Researchers Think the Coronavirus May Have Been in L.A. Well Before the First Case Was Ever Reported

In the months leading up to the pandemic, UCLA medical facilities saw an uptick in patients complaining of a cough

Although the first case of coronavirus in the U.S. was reported on January 19, when a Washington man tested positive after traveling near Wuhan, China, a new study by researchers at UCLA and the University of Washington suggests the virus might have been spreading across Los Angeles as early as last December.

The authors of the study, published Thursday in the Journal of Medical Internet Research, examined the records of patients complaining of a cough at UCLA medical facilities over the last five years in search of a pattern that might reveal early COVID-19 cases, the Los Angeles Times reports.

The team, lead by UCLA professor of health policy and management Dr. Joann Elmore, found that, “A significantly higher number of patients with respiratory complaints and diseases starting in late December 2019 and continuing through February 2020 suggests community spread of SARS-CoV-2 prior to established clinical awareness and testing capabilities.”

The findings were based on a search of 9.5 million outpatient visits, nearly 575,000 emergency room visits and almost 250,000 hospital admissions. Researchers found that 2,938 patients had gone to a clinic suffering coughs in the 13 weeks between December 1, 2019, and February 29, 2020, which was roughly 1,047 more than the average number of cough patients seen during the same three-month period in the previous five years. It was also about 739 more than the number of patients seen in the winter of 2016-17—which until this winter had been the busiest cough season for clinics since 2014.

Emergency rooms, meanwhile, saw 1,708 cough patients from December through this February, an increase of 514 over the average for the previous five winters, and about 229 more than in 2018-19, the busiest of the five prior winters.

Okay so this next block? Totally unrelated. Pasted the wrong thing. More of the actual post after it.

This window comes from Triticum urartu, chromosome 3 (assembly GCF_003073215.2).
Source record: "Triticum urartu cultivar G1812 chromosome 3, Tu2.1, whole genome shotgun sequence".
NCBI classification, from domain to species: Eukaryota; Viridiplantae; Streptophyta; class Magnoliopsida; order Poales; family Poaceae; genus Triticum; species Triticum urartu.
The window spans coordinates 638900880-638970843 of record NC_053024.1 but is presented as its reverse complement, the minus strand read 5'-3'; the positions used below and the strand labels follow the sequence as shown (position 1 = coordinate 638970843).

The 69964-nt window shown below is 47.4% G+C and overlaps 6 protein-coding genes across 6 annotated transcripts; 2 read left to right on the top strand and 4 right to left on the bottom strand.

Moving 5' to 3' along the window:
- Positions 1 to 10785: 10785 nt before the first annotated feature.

The researchers also counted 1,138 patients who were hospitalized and treated for acute respiratory failure in the same three months, which was about 387 more than the average number of acute respiratory failure patients admitted over the previous five winters, and about 210 more than in the winter of 2018-19, the worst of the five earlier winters.

Elmore and her colleagues noted, “It is possible that some of this excess represents early COVID-19 disease before clinical recognition and testing.”

Another group of researchers wrote in the Journal of the American Medical Association that the fact that seven patients treated at Los Angeles County-USC Medical Center in mid-March for what turned out to be COVID-19 suggests they became infected through sustained community transmission, since none of them had clear ties to anyone who had been at a COVID-19 hotspot.

“This provides a case example of how health system analytics combined with EHR data can provide powerful and agile tools for identifying when future trends in patient populations are outside of the expected ranges,” the UCLA team concluded, adding, “Lessons learned from this pandemic will hopefully lead to better preparation and the ability to quickly provide warnings and track the next pandemic.”

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